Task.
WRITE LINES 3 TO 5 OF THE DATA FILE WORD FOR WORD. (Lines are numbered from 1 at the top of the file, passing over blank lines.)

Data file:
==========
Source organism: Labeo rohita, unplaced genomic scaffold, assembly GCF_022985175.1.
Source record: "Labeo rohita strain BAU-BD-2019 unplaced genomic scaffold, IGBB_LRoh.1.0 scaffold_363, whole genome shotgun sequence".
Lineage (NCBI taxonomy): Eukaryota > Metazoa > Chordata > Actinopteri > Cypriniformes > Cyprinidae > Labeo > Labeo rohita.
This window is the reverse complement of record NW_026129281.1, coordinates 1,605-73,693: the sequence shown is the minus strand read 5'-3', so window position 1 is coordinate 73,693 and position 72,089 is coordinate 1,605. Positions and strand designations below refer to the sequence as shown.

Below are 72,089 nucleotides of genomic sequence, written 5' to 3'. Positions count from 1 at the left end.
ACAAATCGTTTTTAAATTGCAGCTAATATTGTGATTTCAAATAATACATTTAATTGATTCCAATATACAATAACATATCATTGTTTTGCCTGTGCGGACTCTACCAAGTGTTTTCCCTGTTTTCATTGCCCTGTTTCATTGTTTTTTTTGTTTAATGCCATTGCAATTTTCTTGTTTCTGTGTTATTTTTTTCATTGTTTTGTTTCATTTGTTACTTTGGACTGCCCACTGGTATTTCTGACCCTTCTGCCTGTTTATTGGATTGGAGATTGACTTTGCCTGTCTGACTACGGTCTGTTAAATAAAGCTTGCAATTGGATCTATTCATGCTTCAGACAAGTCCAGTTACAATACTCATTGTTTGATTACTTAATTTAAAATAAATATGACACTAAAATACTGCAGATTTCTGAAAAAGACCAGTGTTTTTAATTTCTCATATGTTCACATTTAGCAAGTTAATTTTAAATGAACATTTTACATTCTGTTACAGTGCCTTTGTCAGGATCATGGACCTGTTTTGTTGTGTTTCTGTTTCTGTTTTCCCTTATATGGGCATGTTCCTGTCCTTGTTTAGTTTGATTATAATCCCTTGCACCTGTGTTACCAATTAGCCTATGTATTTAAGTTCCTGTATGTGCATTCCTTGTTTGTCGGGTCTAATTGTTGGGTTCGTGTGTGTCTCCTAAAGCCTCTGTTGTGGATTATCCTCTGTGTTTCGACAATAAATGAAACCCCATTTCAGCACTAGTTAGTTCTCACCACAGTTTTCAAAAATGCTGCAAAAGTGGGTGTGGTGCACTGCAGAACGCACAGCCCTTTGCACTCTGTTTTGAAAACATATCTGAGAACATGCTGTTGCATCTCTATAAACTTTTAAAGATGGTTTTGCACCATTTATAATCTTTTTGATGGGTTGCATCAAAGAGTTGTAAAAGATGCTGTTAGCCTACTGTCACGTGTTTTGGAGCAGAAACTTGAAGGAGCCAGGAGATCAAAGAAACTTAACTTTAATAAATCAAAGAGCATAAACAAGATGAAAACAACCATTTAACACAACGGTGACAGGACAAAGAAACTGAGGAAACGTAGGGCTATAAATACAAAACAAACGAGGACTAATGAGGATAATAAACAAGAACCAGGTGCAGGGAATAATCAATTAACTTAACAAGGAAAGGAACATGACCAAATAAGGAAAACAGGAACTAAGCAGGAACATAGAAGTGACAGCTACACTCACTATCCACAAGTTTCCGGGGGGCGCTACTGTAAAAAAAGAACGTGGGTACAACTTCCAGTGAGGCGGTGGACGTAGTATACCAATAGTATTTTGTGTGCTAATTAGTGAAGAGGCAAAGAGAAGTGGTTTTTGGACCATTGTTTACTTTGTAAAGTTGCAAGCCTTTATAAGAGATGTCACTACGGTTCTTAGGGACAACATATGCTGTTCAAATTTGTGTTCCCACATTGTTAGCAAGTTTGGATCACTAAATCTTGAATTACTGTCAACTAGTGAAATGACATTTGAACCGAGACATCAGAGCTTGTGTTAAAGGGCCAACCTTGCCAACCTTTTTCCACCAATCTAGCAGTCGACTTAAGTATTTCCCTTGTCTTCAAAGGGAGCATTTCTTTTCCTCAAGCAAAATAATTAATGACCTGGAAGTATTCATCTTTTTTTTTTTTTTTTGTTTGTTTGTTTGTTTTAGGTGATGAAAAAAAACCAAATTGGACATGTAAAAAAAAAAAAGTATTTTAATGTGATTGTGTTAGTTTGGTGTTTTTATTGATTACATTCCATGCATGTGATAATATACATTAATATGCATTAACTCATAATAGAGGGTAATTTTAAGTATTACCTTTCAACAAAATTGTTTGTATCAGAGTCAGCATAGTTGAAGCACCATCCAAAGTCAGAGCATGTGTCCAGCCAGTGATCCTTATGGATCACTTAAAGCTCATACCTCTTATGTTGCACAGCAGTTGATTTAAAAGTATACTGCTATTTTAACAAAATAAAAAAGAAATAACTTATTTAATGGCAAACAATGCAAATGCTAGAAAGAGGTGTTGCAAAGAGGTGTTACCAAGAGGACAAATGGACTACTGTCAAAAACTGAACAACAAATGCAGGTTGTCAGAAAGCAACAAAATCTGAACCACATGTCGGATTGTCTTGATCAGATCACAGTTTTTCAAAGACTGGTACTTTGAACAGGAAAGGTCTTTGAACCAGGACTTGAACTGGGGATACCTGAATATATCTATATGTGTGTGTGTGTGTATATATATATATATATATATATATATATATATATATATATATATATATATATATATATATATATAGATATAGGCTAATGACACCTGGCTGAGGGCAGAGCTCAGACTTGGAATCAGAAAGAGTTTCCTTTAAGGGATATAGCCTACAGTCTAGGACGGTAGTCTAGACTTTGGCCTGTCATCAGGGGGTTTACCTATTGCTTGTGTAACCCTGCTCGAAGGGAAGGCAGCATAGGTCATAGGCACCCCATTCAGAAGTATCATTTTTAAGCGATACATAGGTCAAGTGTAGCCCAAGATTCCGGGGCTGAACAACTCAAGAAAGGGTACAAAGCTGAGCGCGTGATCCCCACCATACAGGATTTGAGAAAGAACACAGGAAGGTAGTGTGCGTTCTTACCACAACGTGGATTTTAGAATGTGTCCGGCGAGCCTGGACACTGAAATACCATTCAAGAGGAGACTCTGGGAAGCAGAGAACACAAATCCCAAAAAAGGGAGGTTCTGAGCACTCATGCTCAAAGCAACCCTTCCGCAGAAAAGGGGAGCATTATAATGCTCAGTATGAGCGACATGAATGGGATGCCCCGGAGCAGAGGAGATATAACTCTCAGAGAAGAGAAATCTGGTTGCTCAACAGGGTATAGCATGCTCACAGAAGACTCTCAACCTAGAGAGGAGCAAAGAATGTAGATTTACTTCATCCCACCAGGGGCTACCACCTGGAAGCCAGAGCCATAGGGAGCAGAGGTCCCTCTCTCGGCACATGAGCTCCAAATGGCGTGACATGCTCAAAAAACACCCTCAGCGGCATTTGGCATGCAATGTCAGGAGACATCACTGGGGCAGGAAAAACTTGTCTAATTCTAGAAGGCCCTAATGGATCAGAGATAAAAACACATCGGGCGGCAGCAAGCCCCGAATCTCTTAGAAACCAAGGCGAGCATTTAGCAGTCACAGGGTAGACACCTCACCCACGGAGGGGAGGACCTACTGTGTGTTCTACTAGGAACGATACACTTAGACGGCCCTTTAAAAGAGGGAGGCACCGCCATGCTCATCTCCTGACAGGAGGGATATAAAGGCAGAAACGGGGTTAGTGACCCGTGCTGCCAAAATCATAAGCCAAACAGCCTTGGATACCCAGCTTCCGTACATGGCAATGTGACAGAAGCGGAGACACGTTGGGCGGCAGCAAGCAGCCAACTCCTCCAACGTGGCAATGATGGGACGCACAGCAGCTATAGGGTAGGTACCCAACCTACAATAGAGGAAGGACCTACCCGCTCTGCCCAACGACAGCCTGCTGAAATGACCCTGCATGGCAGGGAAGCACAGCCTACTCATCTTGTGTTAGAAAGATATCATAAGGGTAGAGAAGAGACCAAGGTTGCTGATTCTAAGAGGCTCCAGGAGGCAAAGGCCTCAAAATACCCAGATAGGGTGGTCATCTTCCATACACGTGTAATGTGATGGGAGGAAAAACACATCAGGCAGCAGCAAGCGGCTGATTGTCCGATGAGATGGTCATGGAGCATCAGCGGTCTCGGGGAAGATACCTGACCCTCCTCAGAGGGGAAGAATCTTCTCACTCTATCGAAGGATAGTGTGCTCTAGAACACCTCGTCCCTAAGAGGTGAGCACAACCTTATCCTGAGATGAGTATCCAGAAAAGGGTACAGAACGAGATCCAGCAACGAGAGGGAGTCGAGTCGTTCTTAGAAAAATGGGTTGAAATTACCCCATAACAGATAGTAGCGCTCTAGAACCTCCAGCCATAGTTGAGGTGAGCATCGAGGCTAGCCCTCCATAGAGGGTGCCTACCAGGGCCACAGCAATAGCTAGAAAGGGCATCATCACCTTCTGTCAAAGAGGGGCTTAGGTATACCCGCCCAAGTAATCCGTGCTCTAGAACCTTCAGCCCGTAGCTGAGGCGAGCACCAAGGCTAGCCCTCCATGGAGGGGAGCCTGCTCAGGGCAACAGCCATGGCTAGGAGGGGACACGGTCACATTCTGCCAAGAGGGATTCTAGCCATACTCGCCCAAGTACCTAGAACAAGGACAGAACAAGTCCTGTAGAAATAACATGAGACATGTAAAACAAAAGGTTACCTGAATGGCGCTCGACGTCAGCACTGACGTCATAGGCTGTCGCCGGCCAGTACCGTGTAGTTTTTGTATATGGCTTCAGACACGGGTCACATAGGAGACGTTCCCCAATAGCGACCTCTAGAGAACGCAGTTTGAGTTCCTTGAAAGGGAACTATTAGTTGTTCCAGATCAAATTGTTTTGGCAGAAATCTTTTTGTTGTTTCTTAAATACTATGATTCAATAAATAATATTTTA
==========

Lineage (NCBI taxonomy): Eukaryota > Metazoa > Chordata > Actinopteri > Cypriniformes > Cyprinidae > Labeo > Labeo rohita.
This window is the reverse complement of record NW_026129281.1, coordinates 1,605-73,693: the sequence shown is the minus strand read 5'-3', so window position 1 is coordinate 73,693 and position 72,089 is coordinate 1,605. Positions and strand designations below refer to the sequence as shown.

Below are 72,089 nucleotides of genomic sequence, written 5' to 3'. Positions count from 1 at the left end.